New York City’s Temporary Schedule Change Law: Overview, Obligations, and Implementation
New York City’s temporary schedule change law (Introduction 1399-2016) goes into effect on July 18, 2018 and covers, with limited exception, all employees working 80 hours or more per calendar year in New York City. Under the law, covered employees who have worked for an employer for at least 120 days may request two temporary schedule changes per year for qualifying personal events.
As of July 18, 2018, qualifying New York City employees may request a temporary schedule change (1) to provide care for a minor child or other care recipient; (2) to attend a legal proceeding or hearing for subsistence benefits for the employee, the employee’s family member, or the employee’s care recipient; or (3) to attend to any circumstance that would constitute a basis for leave under New York City’s Earned Sick and Safe Time Act (ESSTA).
ESSTA, as most New York City employers already know, provides paid sick leave for an employee’s or an employee’s family member’s qualifying illness, injury, or health condition, as well as for business or school closures due to a public health emergency. As of May 5, 2018, ESSTA also provides paid “safe leave” to seek assistance or take other safety measures where an employee or the employee’s family member may be the victim of any act or threat of domestic violence or unwanted sexual contact, stalking, or human trafficking. (Note: Employers were required to distribute updated ESSTA notices to employees, advising of them of their right to sick and safe leave, by June 4, 2018, in accordance with the recent safe leave amendments.)
Temporary Schedule Change
Under the law, employers generally are required to grant an employee’s request for a temporary schedule change two times per calendar year for up to one business day per request. While an employer may allow an employee to use two business days for one request, it is then not required to grant a second request. Employers may only deny a request for a temporary schedule change if the employee already has used his or her two days or is otherwise exempt from the law (i.e., the employee is not a covered employee or is covered by an existing collective bargaining agreement).
A “temporary schedule change” under the law is a limited alteration to the hours or times that an employee is expected to work, or to the locations where an employee is expected to work. It may include, for example, using paid time off, working remotely, swapping or shifting work hours, or using short-term unpaid leave.
An employee wishing to make a temporary schedule change must notify the employer or the employee’s direct supervisor as soon as the employee becomes aware of the need for the change, inform the employer or supervisor that the change is due to a qualified personal event, and propose the temporary change to the work schedule, unless the request is for leave without pay. Although the employee’s initial request need not be in writing, the employee must submit a written request within two business days after returning to work, stating (a) the date for which the change was requested; and (b) that it was due to the employee’s personal event.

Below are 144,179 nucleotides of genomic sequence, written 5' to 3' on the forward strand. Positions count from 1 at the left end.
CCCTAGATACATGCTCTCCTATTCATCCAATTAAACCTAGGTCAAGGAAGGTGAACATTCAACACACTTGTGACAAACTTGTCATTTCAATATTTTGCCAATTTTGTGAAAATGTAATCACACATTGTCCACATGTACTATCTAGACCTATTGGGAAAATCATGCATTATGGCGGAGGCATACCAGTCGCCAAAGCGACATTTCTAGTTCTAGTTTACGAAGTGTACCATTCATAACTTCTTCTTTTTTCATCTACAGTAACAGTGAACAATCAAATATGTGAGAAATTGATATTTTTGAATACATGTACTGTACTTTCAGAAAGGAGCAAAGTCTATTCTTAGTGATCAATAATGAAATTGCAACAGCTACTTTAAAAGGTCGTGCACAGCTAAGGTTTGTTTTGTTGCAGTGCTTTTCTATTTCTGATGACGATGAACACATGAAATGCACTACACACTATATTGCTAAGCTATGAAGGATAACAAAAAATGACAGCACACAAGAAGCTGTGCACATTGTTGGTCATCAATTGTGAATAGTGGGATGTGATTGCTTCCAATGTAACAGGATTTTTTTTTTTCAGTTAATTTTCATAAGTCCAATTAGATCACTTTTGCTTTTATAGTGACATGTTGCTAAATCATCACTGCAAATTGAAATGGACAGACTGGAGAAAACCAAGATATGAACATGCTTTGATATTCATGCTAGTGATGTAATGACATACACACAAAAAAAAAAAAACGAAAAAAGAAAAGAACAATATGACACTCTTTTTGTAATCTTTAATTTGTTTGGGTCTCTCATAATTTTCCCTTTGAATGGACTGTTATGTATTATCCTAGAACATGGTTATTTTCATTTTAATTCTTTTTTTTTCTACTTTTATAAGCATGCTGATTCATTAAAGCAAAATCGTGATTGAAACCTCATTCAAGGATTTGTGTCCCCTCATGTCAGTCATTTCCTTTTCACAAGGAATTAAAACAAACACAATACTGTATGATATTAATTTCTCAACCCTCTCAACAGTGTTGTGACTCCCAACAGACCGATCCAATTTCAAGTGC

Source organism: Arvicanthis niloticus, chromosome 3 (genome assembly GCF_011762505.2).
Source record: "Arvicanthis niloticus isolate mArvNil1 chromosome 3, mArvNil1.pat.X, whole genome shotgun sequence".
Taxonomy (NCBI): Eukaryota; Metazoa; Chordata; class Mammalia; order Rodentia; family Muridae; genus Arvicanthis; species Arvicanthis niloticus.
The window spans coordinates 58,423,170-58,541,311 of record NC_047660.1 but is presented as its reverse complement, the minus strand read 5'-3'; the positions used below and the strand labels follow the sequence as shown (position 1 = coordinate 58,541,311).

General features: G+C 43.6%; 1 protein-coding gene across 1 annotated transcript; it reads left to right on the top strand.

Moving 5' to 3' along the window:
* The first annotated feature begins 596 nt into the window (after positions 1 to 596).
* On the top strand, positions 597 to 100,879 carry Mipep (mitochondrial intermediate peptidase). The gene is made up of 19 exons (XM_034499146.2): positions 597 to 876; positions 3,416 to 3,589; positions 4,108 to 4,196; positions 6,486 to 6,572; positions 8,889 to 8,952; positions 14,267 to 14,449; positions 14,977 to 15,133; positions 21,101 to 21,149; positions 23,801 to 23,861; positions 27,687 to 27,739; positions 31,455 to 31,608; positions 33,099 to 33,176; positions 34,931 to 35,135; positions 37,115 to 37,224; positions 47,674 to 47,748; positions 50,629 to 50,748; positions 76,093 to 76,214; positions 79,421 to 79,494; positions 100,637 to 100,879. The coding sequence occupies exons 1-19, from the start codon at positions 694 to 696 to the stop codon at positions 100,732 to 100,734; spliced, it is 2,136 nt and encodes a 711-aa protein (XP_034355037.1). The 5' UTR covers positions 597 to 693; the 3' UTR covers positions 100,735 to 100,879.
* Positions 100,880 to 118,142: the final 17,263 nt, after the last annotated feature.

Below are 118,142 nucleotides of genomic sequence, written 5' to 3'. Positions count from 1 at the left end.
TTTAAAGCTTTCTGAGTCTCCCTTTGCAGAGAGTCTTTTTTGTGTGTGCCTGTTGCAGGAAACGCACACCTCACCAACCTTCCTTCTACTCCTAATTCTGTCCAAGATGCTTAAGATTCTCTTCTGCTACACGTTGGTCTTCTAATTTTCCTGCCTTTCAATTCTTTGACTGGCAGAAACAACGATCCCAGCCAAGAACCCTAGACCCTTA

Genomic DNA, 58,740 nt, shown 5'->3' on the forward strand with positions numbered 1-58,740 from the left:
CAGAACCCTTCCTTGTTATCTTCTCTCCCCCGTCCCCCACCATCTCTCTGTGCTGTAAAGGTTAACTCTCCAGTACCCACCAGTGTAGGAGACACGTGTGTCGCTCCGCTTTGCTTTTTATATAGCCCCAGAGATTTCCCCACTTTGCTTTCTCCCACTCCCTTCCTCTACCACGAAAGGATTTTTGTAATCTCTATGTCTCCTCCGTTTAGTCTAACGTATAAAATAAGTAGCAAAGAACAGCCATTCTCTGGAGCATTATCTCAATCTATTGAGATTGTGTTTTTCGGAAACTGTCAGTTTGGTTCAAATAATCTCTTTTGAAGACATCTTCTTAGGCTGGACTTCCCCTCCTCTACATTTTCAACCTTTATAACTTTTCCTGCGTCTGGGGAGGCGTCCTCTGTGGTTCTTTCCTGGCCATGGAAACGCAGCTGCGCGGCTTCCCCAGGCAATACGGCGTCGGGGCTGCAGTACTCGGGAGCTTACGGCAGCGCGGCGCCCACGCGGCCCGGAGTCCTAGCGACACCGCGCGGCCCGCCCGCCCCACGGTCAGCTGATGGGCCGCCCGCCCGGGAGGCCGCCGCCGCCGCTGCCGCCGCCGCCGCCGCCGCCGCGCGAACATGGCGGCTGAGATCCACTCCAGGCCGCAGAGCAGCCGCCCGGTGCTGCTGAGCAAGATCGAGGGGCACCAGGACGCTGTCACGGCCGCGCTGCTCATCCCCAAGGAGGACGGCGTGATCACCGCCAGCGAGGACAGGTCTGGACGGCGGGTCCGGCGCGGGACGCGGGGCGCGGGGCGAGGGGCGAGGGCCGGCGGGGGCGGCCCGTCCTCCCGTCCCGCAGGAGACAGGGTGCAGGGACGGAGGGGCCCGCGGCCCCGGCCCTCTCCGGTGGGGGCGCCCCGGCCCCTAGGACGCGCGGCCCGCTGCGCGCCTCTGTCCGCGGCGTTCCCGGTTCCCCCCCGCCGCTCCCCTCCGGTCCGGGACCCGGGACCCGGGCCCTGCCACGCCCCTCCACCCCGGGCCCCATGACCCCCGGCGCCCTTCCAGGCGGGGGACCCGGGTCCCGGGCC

When an employer receives an initial request, it must respond to the request immediately, but that response also need not be in writing. As soon as practicable, but no later than 14 days after the employee submits his or her written request, the employer must respond in writing, stating: (1) whether the employer agreed to the temporary change in the manner requested by the employee or would provide the change as leave without pay (which does not constitute a denial); (2) the reason for the denial, if the request was denied; and (3) how many requests and how many temporary change business days the employee has left in the calendar year, after taking into account the employer’s decision contained in the written response.
Interaction with Other Laws
Under the new law, employees are not required to use accrued time under ESSTA before requesting a temporary schedule change. Similarly, time taken under ESSTA does not count toward an employer’s obligation to grant leave under the new law. An employer’s obligations under this new law do not impact its obligation to provide reasonable accommodations, including to make modifications to an employee’s work schedule, in accordance with any other law.
Next Steps for Employers
Employers should review and revise their existing policies and procedures to comply with the new law, including to establish a procedure for timely response to temporary scheduling change requests in accordance with the law. Given that the law expressly provides that an employee may give notice to the employee’s direct supervisor of the need for a temporary scheduling change, it is imperative that employers provide training to their managers on this new law.
To learn more about how New York City’s temporary schedule change law might affect your business, contact:
- Allison E. Ianni
- Caroline J. Berdzik
- Or another member of the Employment and Labor Practice Group